7 Ways to Enjoy Maple Sugaring Season in Vermont

dog outside maple sugar house
This pitbull is paying a visit to the Rocky Ridge Sugarworks, a maple sugaring house in Benson, Vt.

Want to enjoy maple sugaring season in Vermont? Who doesn’t! With its warmer days and colder nights, March is the perfect time to start thinking about the liquid gold that is maple syrup. We put together this list of 7 ways to enjoy the sweet sap of the ubiquitous sugar maple tree for Swift House Inn guests and visitors to the site.

dog outside maple sugar house
This pitbull is paying a visit to the Rocky Ridge Sugarworks, a maple sugaring house in Benson, Vt.

1. Visit an authentic maple sugar house.

Because 2020-2021 was such an unusual year, we couldn’t rely on the annual Maple Open House Weekend to get our fix of Vermont’s famous product, so we had to do some sleuthing ourselves. I was asking all over town about sugar houses when my dentist’s assistant, Julie Disorda stepped up and invited me to Rocky Ridge Sugarworks, which she owns and operates with her husband Jeff Disorda.

Rocky Ridge Sugarworks was a 20-minute drive away from Swift House Inn. It’s located at 2219 Frazier Hill Road in Benson, Vermont. There we sampled maple cream with pretzels, maple syrup with cinnamon sticks, and checked out Jeff’s dazzling equipment.

It was so fun inhaling the sweet steam of the boiling maple, and socializing with family and friends, as Jeff explained the scientific process of sugaring.

A small bottle of maple syrup held in the light
Jeff Disorda shows us the clarity of his liquid amber.

2. Learn about how the indigenous Abenaki people of Vermont first collected sap from maple trees.

Gluskabe was a smart and resourceful figure in Abenaki and Iroquois mythology who listened to the Creator’s advice to help his people. One day, he stumbled upon an abandoned Abenaki village that was in disrepair. The people who lived there had grown fat and lazy, drinking maple syrup from the surrounding trees all day, and not working and doing their chores. The Creator advised Gluskabe to water down the syup with the water from a stream making it 40 times less sweet and thick, and therefore, less addictive to the people. He obeyed them. When the Abenaki people realized that the sap was now all watered down, they snapped out of their syrup-induced stupor. The Creator made it much harder for them to get maple syrup, mainly by making the sap plentiful only one month out of the year (March), and by making it very labor intensive to boil the sap into syrup. You can learn more about this and other Native American stories from the Nulhegan band of the Abenaki people.

Woman and man pose in front of maple sugaring equipment
Make sure you drop by Rocky Ridge Sugarworks and say hello to Julie and Jeff Disorda. Photo by Serena Kim

3. Design your own maple-themed vacation to Vermont!

According to the Vermont Tourism Board, there are only four seasons in Vermont: summer, fall, winter, and maple. We couldn’t have said it better ourselves about our state’s most important export. Check out the board’s website to gain valuable tips about how to plan your trip. But make sure it includes a lengthy stay at Swift House Inn, and a huge helping of our perfect buttermilk pancakes slathered with, you guessed it, maple syrup.

Part of the Trail Around Middlebury
Trail between trees on the Trail Around Middlebury. Photo by Serena Kim

4. Take a hike on the Trail Around Middlebury, where maple trees are plentiful.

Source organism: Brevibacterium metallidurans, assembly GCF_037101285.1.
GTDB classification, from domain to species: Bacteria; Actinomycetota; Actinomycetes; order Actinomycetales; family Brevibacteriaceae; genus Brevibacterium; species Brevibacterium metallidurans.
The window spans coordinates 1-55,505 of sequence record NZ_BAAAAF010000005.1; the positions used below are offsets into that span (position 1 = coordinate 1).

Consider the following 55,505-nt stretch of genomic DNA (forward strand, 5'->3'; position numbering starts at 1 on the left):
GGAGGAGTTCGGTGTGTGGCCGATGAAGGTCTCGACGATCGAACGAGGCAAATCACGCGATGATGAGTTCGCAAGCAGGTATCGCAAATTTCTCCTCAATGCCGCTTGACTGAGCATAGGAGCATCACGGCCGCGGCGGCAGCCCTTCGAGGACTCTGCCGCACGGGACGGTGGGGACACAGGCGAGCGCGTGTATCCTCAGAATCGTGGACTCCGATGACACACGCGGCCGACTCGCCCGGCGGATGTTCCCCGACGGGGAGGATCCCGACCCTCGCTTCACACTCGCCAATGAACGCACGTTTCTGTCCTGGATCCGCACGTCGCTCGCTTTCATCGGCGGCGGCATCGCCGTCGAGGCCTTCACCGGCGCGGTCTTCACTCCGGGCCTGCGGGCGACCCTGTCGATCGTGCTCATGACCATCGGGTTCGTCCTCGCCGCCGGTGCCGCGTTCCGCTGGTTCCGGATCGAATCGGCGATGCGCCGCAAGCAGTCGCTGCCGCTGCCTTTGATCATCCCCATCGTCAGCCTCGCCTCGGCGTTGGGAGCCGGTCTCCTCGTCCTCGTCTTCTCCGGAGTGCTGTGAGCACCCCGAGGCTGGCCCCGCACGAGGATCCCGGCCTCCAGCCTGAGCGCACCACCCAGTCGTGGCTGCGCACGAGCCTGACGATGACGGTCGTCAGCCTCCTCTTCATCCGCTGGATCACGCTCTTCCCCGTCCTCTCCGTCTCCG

The Swift House Inn is only steps away from one of the entrances of the Trail Around Middlebury, although there are plenty of other trailheads all over this adorable town. The Trail is leisurely at some points and challenging at others. The full loop is 18-miles long with plenty of glimpses of the ubiquitous maple tree in its natural habitat. Most of us can easily recognize the leaf of a maple tree, but in the winter, it’s harder to spot. You can usually identify them by their silvery rough bark and the large oval shape of the trees.

If the thought of a moderate hike is too exhausting, you can just gaze at the big beautiful maple tree outside your guest room at Swift House Inn. That’s OK, too.

Greeting card in envelope
Order Little Pressroom’s Sappy Bucket cards for maple sugaring season or for any occasion.

5. Order stationery that’s themed around a maple sap bucket named Sappy Bucket.

Our local printshop, Little Pressroom, has launched a cute new character for their online card store. We love how Sappy embodies all of the best Middlebury, Vermont values like friendship and humor. There are simple, subtly colored cards for all kinds of occasions. Stock up!

maple tree
This is the maple tree in the circle driveway of Swift House Inn in the fall. Photo by Serena Kim

6. Try tapping your own maple tree with a kit.

Why leave this labor intensive process to the experts? Anyone with a maple tapping kit can access the sweet sap of the maple tree. Although the professionals at Rocky Ridge Sugarworks use an elaborate tubing system that funnels gallons of maple sap directly into their sugar house, you can gather a smaller amount with tools from your hardware store. Check out YouTube for more instructional videos like this one. Like the YouTuber says, once you tap and boil your own maple syrup, you’ll have a lot more respect for the steep price of the sweet stuff!

7. Shop maple products at Vermont’s Own Gifts & Goods in Middlebury, VT.

This boutique is a must see for all visitors coming to Middlebury, because of its wide selection of handcrafted products designed and produced in our home state. You’ll love supporting local businesses delightfully curated by the shopkeepers. You can buy a Maple Landmark Chess Set, Sidehill Farm Maple Pumpkin Butter, Benito’s Maple Infused Hot Sauce, Maple Sugar Candy, Smoked Maple Barbecue Sauce, and did we mention, maple syrup?

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